The problem is, these cancer cells can secrete some material that is capable of blinding the immune cells of our bodies, making it really hard to destroy them via our immunity system.
This is why it is very important to prevent obesity, especially abdominal obesity which is the most deleterious type of adiposity, and the World Health Organization (WHO) recommends that the female waist circumference should be less than 80cm, and the male waist circumference less than 90cm, in order to prevent obesity and its related complications and morbidities.


Train your brain to crave healthy food

It may be possible to rewire your brain so that it wants -- craves, even -- healthier foods.

How? By following a healthy diet.

We know, that wasn\'t the quick fix to afternoon ice cream binges you were hoping for. But this research could lead to a more sci-fi solution to the obesity epidemic.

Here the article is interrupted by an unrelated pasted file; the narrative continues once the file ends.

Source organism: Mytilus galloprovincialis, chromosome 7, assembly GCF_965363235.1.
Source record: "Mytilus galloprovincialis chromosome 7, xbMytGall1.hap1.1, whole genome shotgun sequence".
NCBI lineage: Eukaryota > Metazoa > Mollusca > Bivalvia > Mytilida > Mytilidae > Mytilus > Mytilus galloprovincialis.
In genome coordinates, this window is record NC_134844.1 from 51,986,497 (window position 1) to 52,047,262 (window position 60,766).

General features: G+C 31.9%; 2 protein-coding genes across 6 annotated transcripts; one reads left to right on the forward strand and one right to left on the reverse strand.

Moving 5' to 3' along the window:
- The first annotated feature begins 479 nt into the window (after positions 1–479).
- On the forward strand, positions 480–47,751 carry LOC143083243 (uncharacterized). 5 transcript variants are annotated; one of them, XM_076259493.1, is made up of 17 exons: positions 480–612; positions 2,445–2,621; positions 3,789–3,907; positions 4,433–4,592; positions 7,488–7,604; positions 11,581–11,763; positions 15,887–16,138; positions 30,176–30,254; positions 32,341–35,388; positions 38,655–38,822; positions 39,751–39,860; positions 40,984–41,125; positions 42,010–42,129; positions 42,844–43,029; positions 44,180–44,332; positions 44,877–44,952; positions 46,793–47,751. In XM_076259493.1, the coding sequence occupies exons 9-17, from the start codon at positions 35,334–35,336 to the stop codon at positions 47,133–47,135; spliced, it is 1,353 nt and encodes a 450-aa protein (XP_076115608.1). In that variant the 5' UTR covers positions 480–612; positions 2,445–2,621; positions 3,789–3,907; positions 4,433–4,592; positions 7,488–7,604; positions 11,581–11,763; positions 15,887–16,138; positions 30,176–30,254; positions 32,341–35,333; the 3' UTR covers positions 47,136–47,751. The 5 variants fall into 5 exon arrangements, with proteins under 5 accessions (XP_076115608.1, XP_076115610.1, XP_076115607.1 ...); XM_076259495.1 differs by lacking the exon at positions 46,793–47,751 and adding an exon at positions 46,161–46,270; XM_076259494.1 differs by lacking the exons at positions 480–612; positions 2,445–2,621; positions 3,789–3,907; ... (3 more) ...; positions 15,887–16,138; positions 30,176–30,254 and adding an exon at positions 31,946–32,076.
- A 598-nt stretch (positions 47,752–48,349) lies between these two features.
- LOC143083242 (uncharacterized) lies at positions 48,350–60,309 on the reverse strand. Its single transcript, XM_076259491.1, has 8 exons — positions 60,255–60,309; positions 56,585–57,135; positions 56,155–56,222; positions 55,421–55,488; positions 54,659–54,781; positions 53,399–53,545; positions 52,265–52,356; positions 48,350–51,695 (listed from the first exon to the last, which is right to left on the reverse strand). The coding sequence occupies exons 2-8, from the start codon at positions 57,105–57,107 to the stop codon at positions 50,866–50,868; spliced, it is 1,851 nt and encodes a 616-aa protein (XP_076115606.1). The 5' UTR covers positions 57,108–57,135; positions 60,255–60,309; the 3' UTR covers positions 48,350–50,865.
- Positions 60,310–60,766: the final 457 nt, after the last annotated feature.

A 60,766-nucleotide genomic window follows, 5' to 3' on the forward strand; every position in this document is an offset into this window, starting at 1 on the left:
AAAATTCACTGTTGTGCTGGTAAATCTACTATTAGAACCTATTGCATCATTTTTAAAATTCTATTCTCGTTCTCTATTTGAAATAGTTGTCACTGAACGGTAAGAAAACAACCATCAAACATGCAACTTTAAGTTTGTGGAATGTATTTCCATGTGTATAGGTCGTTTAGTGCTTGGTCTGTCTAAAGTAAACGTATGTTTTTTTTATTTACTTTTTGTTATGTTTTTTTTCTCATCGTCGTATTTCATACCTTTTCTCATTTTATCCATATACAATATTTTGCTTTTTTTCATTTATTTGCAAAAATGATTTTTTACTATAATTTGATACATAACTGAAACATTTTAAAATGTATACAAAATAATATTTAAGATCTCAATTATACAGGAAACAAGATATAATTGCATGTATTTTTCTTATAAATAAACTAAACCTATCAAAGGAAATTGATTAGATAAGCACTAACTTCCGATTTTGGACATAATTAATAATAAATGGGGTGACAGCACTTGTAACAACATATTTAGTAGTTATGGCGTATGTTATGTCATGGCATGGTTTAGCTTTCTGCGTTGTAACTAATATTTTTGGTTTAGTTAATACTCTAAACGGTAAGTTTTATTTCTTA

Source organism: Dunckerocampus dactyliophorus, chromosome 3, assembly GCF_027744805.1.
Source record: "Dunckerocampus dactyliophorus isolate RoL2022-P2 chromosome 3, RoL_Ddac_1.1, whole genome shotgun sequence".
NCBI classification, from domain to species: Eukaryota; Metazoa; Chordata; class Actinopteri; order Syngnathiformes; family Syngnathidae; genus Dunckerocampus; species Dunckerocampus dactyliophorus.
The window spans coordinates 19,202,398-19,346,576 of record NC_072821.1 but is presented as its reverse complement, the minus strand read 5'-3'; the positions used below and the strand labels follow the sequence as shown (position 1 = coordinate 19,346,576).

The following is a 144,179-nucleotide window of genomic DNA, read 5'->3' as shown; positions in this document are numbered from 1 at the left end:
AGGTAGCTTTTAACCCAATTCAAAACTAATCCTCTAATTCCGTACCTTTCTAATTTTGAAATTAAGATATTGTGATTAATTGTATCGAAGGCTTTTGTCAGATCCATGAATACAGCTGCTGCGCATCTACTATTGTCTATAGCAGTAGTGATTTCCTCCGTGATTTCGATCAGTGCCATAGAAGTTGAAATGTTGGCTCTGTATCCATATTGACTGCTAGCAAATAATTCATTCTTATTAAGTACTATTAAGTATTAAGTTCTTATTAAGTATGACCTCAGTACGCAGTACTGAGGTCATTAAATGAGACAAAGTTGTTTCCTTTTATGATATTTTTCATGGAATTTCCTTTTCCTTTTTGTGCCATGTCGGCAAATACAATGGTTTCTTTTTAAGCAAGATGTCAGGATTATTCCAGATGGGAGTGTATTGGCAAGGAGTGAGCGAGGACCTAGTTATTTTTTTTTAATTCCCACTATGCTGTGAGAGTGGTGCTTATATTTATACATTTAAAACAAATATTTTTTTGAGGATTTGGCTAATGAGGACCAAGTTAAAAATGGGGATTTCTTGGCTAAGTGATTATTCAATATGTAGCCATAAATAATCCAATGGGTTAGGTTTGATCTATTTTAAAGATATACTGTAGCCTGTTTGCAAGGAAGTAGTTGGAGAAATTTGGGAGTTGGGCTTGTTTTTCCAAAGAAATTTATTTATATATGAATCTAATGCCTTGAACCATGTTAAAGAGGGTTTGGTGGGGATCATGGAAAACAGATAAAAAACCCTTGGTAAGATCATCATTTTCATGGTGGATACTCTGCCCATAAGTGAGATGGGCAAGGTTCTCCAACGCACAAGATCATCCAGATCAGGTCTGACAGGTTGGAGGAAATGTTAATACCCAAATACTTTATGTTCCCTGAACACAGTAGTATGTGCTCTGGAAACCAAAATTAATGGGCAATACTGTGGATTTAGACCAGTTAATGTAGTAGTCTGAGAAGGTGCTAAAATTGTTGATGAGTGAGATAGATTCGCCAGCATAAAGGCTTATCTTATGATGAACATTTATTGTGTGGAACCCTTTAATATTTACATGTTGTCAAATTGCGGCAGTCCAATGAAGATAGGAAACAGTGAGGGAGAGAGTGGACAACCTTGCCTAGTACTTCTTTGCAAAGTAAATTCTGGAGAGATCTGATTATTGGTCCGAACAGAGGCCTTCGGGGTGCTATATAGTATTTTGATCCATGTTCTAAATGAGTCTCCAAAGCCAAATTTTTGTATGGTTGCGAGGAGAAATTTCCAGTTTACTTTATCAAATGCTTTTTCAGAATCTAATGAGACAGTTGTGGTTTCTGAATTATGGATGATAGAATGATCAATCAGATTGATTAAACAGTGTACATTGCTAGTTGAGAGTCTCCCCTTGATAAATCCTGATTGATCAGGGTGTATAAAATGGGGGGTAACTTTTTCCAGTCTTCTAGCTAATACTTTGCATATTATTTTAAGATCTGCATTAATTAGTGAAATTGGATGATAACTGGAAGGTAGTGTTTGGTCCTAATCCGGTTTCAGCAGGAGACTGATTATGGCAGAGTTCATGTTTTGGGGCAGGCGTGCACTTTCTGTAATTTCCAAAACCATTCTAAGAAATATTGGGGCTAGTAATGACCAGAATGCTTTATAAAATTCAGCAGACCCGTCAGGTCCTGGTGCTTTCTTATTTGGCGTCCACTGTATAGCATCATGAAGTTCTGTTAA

In a pilot study published Monday in the journal Nutrition & Diabetes, scientists say that changing your eating behavior can actually change how your brain reacts to high-calorie and low-calorie foods.

\"We don\'t start out in life loving french fries and hating, for example, whole wheat pasta,\" senior author Susan Roberts, director of the U.S. Department of Agriculture\'s Energy Metabolism Laboratory, said in a statement. \"This conditioning happens over time in response to eating -- repeatedly -- what is out there in the toxic food environment.\"

So it makes sense that the opposite would also hold true.

Scientists divided 13 overweight and obese participants into two groups: a control group and an experimental group. At the beginning of the study, both groups underwent an fMRI to record their brain activity in response to photos of various foods.

The experimental group then participated in a behavioral intervention program, which included portion-controlled menus and support group sessions. The participants were asked to reduce their calorie intake by 500 to 1,000 calories a day and to follow a high-fiber, high-protein diet to prevent hunger and cravings.